1. What inspired you to start Zap Zap Math? Start from the beginning…
Ng: My passion for teaching mathematics began as a tutor in Singapore (2001). As a high school student in secondary four, I was teaching secondary three pupils math. It was then that I discovered: I could teach pretty well and really enjoyed it.
Fast forward to 2004 and my passion became a realization: I took up a teaching position at the River Valley High School (Singapore). By the way, I had graduated with an engineering degree, but became a teacher in my first job! Around that time, computer applications were just being introduced into classrooms to facilitate learning and I began observing how students interacted with the new software.
Students would learn how to solve algebra using the computer software. But the problem was—it was slow, hampered progress. The user experience was so poor, it would have been easier to just use pen and paper! I saw this huge learning gap in education and technology and set out to solve it.
2. So, as a former math teacher in Singapore, how have your early work experiences (good or bad) shaped Zap Zap Math’s product development?
Ng: Before Zap Zap Math, I was using interactive videos staged on my website to teach kids math. My stance then was: technology is the primary way to solve education problems. But I realized I got my priorities wrong, education always comes first. Technology acts as the facilitator and accelerator. Meaning, parents and teachers’ active involvement is indispensable, teaching in itself is compulsory—but technology can enable you to teach students more effectively, using much less time and effort.
3. What has been your happiest/proudest achievement to date, in terms of Zap Zap Math?
Ng: Building the MVP (minimum viable product) in 2014 with my two startup co-founders at 1337 Accelerator. I felt that that was the beginning of real condensed change leading to where we are now. We were a lean team initially, comprised of a hacker, game designer, and writer. And we didn’t have all the answers then either, that we do now, but those were fun, challenging and creative trial days for us—learning from each other in a close, accelerated way.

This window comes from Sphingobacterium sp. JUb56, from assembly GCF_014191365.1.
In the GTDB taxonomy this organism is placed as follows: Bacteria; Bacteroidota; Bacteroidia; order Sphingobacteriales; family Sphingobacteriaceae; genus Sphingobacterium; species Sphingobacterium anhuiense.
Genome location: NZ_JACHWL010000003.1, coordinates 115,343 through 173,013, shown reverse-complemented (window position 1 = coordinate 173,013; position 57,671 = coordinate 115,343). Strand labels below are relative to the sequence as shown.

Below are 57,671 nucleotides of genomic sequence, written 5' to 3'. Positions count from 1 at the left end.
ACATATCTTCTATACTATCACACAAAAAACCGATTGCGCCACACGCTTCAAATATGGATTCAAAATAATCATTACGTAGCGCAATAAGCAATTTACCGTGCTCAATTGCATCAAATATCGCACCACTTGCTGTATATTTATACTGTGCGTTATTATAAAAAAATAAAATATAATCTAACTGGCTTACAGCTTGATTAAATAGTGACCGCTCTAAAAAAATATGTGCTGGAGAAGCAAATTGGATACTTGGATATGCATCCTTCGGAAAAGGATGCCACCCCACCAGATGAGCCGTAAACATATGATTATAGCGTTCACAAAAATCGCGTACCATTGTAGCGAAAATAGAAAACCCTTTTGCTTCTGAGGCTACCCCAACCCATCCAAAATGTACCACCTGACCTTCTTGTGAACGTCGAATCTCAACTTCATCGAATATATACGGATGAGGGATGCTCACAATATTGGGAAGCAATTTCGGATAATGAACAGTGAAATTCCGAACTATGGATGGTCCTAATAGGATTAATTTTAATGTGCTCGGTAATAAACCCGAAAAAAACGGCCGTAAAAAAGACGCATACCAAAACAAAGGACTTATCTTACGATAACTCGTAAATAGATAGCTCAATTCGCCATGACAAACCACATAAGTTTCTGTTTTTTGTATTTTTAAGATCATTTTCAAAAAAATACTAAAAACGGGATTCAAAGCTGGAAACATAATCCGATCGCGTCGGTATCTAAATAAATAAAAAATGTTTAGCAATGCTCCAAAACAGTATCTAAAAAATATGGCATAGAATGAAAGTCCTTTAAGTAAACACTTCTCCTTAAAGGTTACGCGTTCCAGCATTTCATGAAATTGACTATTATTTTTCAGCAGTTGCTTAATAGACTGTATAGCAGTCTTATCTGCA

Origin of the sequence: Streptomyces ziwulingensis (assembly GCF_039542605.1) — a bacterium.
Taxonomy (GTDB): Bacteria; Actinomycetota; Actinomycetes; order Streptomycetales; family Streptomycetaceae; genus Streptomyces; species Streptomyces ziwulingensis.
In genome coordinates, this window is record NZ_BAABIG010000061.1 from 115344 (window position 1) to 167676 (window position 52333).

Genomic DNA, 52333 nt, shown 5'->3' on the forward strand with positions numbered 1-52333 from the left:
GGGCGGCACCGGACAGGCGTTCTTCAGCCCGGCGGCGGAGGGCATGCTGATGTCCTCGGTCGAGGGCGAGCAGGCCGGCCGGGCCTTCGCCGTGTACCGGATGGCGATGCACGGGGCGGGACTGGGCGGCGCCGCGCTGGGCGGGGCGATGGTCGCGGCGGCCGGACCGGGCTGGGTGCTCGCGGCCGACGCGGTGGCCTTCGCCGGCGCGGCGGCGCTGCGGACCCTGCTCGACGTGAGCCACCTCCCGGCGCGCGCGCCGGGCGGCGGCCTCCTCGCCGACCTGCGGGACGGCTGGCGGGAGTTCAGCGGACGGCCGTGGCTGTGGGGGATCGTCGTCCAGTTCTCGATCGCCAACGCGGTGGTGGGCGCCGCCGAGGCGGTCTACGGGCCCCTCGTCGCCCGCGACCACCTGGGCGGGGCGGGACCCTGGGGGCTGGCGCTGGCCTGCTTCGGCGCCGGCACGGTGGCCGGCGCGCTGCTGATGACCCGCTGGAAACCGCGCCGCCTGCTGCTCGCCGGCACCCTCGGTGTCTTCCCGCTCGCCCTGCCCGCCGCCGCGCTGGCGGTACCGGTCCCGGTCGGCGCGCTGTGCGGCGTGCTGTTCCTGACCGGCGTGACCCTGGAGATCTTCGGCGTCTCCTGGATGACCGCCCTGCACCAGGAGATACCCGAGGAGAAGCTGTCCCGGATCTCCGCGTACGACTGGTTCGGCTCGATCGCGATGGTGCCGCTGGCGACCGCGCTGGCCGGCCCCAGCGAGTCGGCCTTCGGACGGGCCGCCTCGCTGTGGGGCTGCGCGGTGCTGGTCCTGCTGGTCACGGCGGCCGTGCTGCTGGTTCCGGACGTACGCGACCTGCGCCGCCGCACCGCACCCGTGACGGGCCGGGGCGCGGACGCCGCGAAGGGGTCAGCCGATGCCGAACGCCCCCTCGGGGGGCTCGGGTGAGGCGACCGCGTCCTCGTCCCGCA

4. What are your thoughts on Common Core’s importance in today’s teaching methods, since all your games are mapped to US state standards?
Recently, a friend mentioned that he was “PokeConsulting” business owners who were willing to spend big marketing budgets to hire Pokemon trainers. The objective: to lure more people into their business premises! Ever thought a job description like this would have existed years ago?
5. What do you hope to achieve for Zap Zap Math?
Ng: Coach Po-Shen Loh, coach for the US International Mathematical Olympiad (IMO) Team. Under his expert coaching, the US team placed first at the IMO world championship mathematics competition for two years in a row. More than 100 countries competed in this year’s competition in July. US team’s last win was in 1994, a long gap! My dream is to have my hero, coach Po on our board of advisors. We both have a similar long-term vision, to provide young students today with problem-solving and critical thinking skills that will help them do well in high school, college and their professional lives. So I think coach Po would be a fitting value add for Zap Zap Math!
7. Any takeaway message of encouragement you’d like to leave for teachers/educators like yourself out there?
9 out of 10 teachers and parents say that it helps improves kids’ math skills. If you’re a teacher or supervisor who would love to pilot Zap Zap Math in your school, do write in to us at firstname.lastname@example.org and we’ll get in touch with you. Download Zap Zap Math here today for smartphone or tablet.